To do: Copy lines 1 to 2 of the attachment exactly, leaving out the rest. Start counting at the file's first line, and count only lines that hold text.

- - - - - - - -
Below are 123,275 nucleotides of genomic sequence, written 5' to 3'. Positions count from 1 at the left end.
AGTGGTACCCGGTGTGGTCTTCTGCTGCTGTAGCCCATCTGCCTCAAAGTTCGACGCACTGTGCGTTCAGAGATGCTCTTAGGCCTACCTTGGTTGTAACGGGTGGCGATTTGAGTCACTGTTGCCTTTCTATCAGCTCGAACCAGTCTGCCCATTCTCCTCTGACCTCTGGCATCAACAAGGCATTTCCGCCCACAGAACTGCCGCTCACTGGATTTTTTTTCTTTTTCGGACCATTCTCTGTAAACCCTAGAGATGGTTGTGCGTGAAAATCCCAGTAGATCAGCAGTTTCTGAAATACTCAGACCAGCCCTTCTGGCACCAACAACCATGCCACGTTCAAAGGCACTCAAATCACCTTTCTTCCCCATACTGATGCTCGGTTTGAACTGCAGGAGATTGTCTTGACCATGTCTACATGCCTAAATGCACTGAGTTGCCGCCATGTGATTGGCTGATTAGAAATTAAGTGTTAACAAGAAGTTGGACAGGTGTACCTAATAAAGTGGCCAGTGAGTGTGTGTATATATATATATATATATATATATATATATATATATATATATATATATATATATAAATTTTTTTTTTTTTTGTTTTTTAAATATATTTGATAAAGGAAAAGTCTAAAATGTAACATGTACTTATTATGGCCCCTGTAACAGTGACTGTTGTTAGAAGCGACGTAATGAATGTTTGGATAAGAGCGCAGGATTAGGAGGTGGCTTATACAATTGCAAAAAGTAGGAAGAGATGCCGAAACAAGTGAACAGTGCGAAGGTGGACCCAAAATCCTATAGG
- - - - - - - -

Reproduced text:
Below are 123,275 nucleotides of genomic sequence, written 5' to 3'. Positions count from 1 at the left end.
AGTGGTACCCGGTGTGGTCTTCTGCTGCTGTAGCCCATCTGCCTCAAAGTTCGACGCACTGTGCGTTCAGAGATGCTCTTAGGCCTACCTTGGTTGTAACGGGTGGCGATTTGAGTCACTGTTGCCTTTCTATCAGCTCGAACCAGTCTGCCCATTCTCCTCTGACCTCTGGCATCAACAAGGCATTTCCGCCCACAGAACTGCCGCTCACTGGATTTTTTTTCTTTTTCGGACCATTCTCTGTAAACCCTAGAGATGGTTGTGCGTGAAAATCCCAGTAGATCAGCAGTTTCTGAAATACTCAGACCAGCCCTTCTGGCACCAACAACCATGCCACGTTCAAAGGCACTCAAATCACCTTTCTTCCCCATACTGATGCTCGGTTTGAACTGCAGGAGATTGTCTTGACCATGTCTACATGCCTAAATGCACTGAGTTGCCGCCATGTGATTGGCTGATTAGAAATTAAGTGTTAACAAGAAGTTGGACAGGTGTACCTAATAAAGTGGCCAGTGAGTGTGTGTATATATATATATATATATATATATATATATATATATATATATATATATATATATAAATTTTTTTTTTTTTTGTTTTTTAAATATATTTGATAAAGGAAAAGTCTAAAATGTAACATGTACTTATTATGGCCCCTGTAACAGTGACTGTTGTTAGAAGCGACGTAATGAATGTTTGGATAAGAGCGCAGGATTAGGAGGTGGCTTATACAATTGCAAAAAGTAGGAAGAGATGCCGAAACAAGTGAACAGTGCGAAGGTGGACCCAAAATCCTATAGG